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Патент USA US2111204

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Patented Mar. 15, 1938
2,111,204
UNITED STATES PATENT OFFICE
2,111,204
WATER-RESISTANT COMPOSITION OF
MATTER
George V.. Caesar, New York, N. Y_., assignor to
Stein, Hall & Company, Inc., New York, N. Y.,
' a corporation of New York
No Drawing. Application February 3, 1936,
Serial No. 62,137
7 Claims. (Cl. 134--23.4)
My invention relates to water-resistant amyla , droxylated compound, it is essentially hydro
ceous compositions of matter, and more particu
larly to a water-resistant amylaceous adhesive and
its application to fabrics to produce therein a
phyllic or water-avid.
In accordance with my invention I have de
veloped a process by means of which a partial or
complete blocking of these starch hydroxylgroups 5
5 permanent water-resistant ?nish or size.
Numerous attempts have been made in the past
, to produce a water-resistant starch composition,
with a chemical agent is utilized to produce a new
composition in which the starch has lost its nor
that is, one which, after drying, will not be readily
redispersed in water. None of these prior at
mal tendency to redisperse in water. In other
words the composition is rendered water-re
1O tempts of which I am aware has proven com
mercially satisfactory, and I believe their failure
has been due largely to lack of sufficient under
standing of the nature of starch.
’
My invention is applicable to various amyla
15 ceous types of materials but for the purposes of
explanation and without imposing any limita
sistant.
10
The chemical agents that I have found to be
suitable for combining with the starch to pro
duce this new water-resistant composition are in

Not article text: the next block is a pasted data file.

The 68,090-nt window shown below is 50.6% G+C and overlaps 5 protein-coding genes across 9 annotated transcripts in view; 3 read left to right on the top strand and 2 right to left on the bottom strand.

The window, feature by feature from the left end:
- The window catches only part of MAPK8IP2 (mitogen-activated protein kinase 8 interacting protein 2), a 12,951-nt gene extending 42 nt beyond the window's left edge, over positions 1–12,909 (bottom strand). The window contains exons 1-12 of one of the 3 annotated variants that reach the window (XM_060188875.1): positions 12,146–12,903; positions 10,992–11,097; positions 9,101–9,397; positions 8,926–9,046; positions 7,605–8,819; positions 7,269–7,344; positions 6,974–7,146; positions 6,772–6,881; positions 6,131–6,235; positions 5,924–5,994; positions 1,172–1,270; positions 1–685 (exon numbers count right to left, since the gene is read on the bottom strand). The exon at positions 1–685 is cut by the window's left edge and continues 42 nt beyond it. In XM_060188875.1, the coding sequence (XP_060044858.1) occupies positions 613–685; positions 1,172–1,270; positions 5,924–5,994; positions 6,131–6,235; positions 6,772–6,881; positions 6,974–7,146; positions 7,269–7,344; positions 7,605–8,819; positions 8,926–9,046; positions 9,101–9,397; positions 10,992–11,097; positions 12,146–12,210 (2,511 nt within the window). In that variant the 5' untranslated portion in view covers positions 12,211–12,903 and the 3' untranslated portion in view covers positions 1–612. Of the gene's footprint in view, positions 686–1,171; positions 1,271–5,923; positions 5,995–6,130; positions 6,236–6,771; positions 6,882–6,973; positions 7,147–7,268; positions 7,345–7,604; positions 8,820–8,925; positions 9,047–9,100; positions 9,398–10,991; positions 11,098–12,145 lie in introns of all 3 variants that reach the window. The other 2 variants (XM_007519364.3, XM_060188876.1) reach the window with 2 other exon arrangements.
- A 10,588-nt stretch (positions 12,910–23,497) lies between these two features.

general the salts of the metals included in the
sixth group of the periodic table, namely, salts 15
of chromium, molybdenum, tungsten, and ura
tions upon its scope the invention will be de
nium.
scribed particularly with reference to its adapta
satisfactorily and to be of greatest practical value
are certainchromic salts, particularly chromic
tion to starch or modi?ed starch products.
20 Acetylated starches have been found to be par
The salts that I have found to work more
halides and water soluble chromic salts of or- 20
ticularly satisfactory and starch degeneration
ganic acids.‘ Examples of these are chromic
products ranging from thin boiling starch to
chlorides, chromic ?uoride, chromic bromide,
dextrine may also be used.
In order to understand the nature of my inven
25 tion, it is necessary to understand‘the nature of
starch. Starch may be visualized primarily as a
long-chain hydroxylated compound, the links of
which are composed of glucose anhydride units?
The chains are associated with one another,
through associative valence bonds into sheafs or
micelles,' the strength of this associative force
being a function of the length or size of the chains.
These micelles are packed together to form the
granular organization seen microscopically, and
constitute its building blocks. The initial effect
of degeneration, through the early stages of thin
chromic iodide, chromic acetate, chromic tartrate,
and chromic potassium oxalate. . The salts of the
other metals above mentioned may be considered 25 _
to be less important from the» commercial stand
point since they are now rare and relatively ex
pensive. The chromic salts are easily obtained
and are relatively inexpensive.
In addition to the selection of the chromic salts 30
as the most practical group of chemicals suitable
for my invention, I have also found that there
are relatively great differences in the effectiveness
of the respective chormic salts for producing the
water-resistant composition of my invention. 35
For example, the water soluble chromic‘ salts of
organic acids, e. g., chromic acetate, and the
chromic halides, e. g., chromic fluoride, have been
tion, is to shorten these chains through hydrolytic found to produce much more ‘satisfactory results
scission and hence to weaken their associative‘ than some [of the other chromic ‘salts, particularly 40